Sunday, August 30, 2009
Roller bootin' (Part I)
Lengshuijiang has not one but two roller skating rinks. The first rink I visited is located underground in what my liaison’s daughter said was a tunnel used during the war. She wasn’t sure which war.
Next to a KTV (karaoke bar) was the entrance to the tunnel. After walking a few feet into the darkness, the air suddenly became cold and damp. It smelled stale. I felt like we were walking into a mining shaft.
Sometimes the gray rock surrounding us opened into a small room where people played pool. Ahead we saw the red-lit outline of a roller skate.
It was difficult to tell the size and shape of the rink. Columns of rock rose in the middle of the rink. The rink had muddy streaks, sometimes puddles. The conditions were far from ideal, but it was roller-skating nonetheless.
I told my liaison’s daughter and niece that my friend, another teacher in the program, was visiting the next day. We wanted to come to the rink to skate.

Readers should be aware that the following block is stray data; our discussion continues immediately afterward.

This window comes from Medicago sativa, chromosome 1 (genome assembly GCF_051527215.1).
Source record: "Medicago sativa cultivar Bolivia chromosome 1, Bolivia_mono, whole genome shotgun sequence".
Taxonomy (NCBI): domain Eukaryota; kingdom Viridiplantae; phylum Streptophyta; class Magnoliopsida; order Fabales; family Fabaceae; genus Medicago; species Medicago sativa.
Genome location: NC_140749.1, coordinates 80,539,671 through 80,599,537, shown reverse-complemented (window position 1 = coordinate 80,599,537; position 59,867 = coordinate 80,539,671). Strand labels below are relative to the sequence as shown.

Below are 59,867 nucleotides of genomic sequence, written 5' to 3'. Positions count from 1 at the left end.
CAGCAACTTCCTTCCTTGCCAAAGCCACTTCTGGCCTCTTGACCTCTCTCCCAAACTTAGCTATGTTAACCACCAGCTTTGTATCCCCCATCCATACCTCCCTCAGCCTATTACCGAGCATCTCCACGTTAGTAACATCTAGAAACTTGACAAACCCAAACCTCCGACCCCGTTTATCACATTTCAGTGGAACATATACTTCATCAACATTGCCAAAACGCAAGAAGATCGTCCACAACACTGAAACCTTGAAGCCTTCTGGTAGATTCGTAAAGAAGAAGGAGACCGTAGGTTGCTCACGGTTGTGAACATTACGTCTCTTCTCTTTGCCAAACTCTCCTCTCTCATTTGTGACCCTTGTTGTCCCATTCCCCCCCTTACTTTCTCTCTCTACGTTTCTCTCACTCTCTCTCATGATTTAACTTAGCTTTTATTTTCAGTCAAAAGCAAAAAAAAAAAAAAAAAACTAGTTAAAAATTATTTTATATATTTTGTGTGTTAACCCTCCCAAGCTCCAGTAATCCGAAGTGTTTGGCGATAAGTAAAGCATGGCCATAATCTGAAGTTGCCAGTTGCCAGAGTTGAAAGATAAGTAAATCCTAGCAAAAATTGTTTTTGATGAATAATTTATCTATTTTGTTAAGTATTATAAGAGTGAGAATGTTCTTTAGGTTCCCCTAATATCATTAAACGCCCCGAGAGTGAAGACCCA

My liaison’s daughter and niece did not say anything at first. But several minutes later, after we had left the rink and were waiting at the bus station, my liaison’s daughter said, “We don’t think it’s safe for you to go skating.”
“Why?” I asked.
“There’s bad boys who go there,” she said.
“Yes, bad boys. They will steal your money. They will hurt you.”
I asked if they had weapons. No guns, she said, but maybe knives.
“Will they stab us?” I asked.
“Maybe,” she said.
My friend, Allen, and I went anyways. (His text to me: I’ve felt pretty iron deficient lately so I’m sure a good shankin’ could help.)
It rained much of Saturday. When we arrived at about 8:30 p.m. the entire rink floor was slick with water. We each received a pair of rental skates, both pairs soaked through. We also received two plastic bags to wrap around our feet.
The rink was an oval doughnut shape with three hills at one stretch. Chinese music blasting out of a speaker echoed against the cave walls. We skated faster and faster, the wheels of our skates sliding easily over the wet floor.
In the end, we were never knifed, and we didn’t see any bad boys, only 12-year-old girls who held hands as they skated.
Posted by Jolie at 7:51 PM